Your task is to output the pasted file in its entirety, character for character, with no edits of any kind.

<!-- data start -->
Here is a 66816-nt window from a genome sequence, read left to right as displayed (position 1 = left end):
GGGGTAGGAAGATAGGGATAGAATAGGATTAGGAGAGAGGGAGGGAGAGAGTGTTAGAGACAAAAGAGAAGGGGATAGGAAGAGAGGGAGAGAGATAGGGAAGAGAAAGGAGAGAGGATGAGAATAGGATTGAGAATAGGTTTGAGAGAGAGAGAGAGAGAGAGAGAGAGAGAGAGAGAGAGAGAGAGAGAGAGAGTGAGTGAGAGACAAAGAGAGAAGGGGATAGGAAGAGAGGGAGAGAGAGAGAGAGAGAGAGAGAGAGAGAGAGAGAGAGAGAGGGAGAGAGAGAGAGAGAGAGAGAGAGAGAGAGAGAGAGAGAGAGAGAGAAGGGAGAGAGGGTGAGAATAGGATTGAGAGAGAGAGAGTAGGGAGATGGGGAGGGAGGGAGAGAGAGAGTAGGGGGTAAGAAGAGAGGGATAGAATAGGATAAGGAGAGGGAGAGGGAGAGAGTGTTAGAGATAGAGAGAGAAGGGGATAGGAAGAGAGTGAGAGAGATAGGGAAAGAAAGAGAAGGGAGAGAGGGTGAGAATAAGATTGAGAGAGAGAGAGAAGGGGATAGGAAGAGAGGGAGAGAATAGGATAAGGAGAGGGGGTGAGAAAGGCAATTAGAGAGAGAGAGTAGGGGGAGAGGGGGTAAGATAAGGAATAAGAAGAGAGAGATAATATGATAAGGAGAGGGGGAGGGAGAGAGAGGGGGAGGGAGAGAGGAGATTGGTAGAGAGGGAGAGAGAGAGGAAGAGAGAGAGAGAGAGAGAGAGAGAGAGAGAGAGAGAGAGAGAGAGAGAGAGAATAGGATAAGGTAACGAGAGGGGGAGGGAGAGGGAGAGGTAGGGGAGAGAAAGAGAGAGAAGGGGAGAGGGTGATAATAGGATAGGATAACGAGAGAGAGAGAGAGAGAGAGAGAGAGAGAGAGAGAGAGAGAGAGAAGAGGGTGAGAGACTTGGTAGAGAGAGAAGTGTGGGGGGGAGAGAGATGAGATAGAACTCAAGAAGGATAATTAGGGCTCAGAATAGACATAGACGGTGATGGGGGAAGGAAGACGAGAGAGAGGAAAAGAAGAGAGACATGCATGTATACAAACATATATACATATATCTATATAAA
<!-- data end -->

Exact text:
Here is a 66816-nt window from a genome sequence, read left to right as displayed (position 1 = left end):
GGGGTAGGAAGATAGGGATAGAATAGGATTAGGAGAGAGGGAGGGAGAGAGTGTTAGAGACAAAAGAGAAGGGGATAGGAAGAGAGGGAGAGAGATAGGGAAGAGAAAGGAGAGAGGATGAGAATAGGATTGAGAATAGGTTTGAGAGAGAGAGAGAGAGAGAGAGAGAGAGAGAGAGAGAGAGAGAGAGAGAGAGTGAGTGAGAGACAAAGAGAGAAGGGGATAGGAAGAGAGGGAGAGAGAGAGAGAGAGAGAGAGAGAGAGAGAGAGAGAGAGAGGGAGAGAGAGAGAGAGAGAGAGAGAGAGAGAGAGAGAGAGAGAGAGAGAAGGGAGAGAGGGTGAGAATAGGATTGAGAGAGAGAGAGTAGGGAGATGGGGAGGGAGGGAGAGAGAGAGTAGGGGGTAAGAAGAGAGGGATAGAATAGGATAAGGAGAGGGAGAGGGAGAGAGTGTTAGAGATAGAGAGAGAAGGGGATAGGAAGAGAGTGAGAGAGATAGGGAAAGAAAGAGAAGGGAGAGAGGGTGAGAATAAGATTGAGAGAGAGAGAGAAGGGGATAGGAAGAGAGGGAGAGAATAGGATAAGGAGAGGGGGTGAGAAAGGCAATTAGAGAGAGAGAGTAGGGGGAGAGGGGGTAAGATAAGGAATAAGAAGAGAGAGATAATATGATAAGGAGAGGGGGAGGGAGAGAGAGGGGGAGGGAGAGAGGAGATTGGTAGAGAGGGAGAGAGAGAGGAAGAGAGAGAGAGAGAGAGAGAGAGAGAGAGAGAGAGAGAGAGAGAGAGAGAGAATAGGATAAGGTAACGAGAGGGGGAGGGAGAGGGAGAGGTAGGGGAGAGAAAGAGAGAGAAGGGGAGAGGGTGATAATAGGATAGGATAACGAGAGAGAGAGAGAGAGAGAGAGAGAGAGAGAGAGAGAGAGAGAGAAGAGGGTGAGAGACTTGGTAGAGAGAGAAGTGTGGGGGGGAGAGAGATGAGATAGAACTCAAGAAGGATAATTAGGGCTCAGAATAGACATAGACGGTGATGGGGGAAGGAAGACGAGAGAGAGGAAAAGAAGAGAGACATGCATGTATACAAACATATATACATATATCTATATAAA